Misconfigured firewalls, which are usually caused by an error of the network administrator, such as in the case of the 2019 Capital One breach. However, this can also be caused by improper firewall patching or management.
IoT devices, which consist of interrelated computing devices with the ability to transfer data within the network, but are outside the spectrum of what we generally consider as part of the system. This is why they are often overlooked, but IoT security is essential to the digital safety of an enterprise.
E-mail services, which are frequently used by businesses to send and receive data. Confidential communications become walking targets on e-mail platforms due to practices such as social engineering, malspam, and phishing.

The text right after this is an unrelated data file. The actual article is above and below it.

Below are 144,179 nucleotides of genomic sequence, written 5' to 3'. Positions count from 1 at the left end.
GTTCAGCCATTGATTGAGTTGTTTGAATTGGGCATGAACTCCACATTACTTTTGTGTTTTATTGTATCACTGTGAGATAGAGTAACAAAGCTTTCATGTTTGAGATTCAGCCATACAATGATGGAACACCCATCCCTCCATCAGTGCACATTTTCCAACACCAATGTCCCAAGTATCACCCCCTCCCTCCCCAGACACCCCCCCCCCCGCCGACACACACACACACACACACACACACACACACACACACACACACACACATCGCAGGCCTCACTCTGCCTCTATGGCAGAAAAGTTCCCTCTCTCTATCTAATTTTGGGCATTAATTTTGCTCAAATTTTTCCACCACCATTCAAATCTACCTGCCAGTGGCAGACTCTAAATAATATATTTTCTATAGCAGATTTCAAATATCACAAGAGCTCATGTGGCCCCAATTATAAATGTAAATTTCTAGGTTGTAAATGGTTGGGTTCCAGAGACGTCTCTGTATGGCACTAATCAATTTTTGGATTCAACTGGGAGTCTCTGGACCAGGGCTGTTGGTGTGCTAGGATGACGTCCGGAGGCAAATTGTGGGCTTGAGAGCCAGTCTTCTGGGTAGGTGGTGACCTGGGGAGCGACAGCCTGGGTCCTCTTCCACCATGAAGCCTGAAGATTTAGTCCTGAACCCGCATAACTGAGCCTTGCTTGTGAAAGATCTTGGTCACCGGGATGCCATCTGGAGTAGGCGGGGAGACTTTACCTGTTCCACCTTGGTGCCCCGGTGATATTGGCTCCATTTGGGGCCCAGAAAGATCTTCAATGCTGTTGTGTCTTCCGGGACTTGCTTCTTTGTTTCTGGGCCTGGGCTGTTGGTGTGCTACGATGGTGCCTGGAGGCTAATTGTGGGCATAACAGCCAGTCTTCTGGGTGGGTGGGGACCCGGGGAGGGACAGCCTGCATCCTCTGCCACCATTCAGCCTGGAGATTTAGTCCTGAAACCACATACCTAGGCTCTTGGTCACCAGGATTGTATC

Inside connections, which are by far the most dangerous due to the human factor behind them. Employees themselves can become network perimeter vulnerabilities, either inadvertently or intentionally.
Why Are Network Perimeter Vulnerabilities Dangerous?
Network perimeter vulnerabilities can hide in plain sight, within a seemingly innocent asset. This is particularly what makes them so dangerous. What is more, many companies have at least one such weak point in their organizational structure and might not even know it.
Recent research cited by Help Net Security has shown that the security of 84% of organizations in IT, finance, retail, manufacturing, government, advertising, and telecom is compromised by one or several high-risk network perimeter vulnerabilities.
What is more, 10% of the identified vulnerabilities have publicly available exploits that cyber attackers can abuse. Additionally, 58% out of the 3,514 hosts that were scanned during the study presents these openly available weak spots. Examined endpoints include network devices, servers, and workstations.
Network Perimeter Vulnerabilities Checklist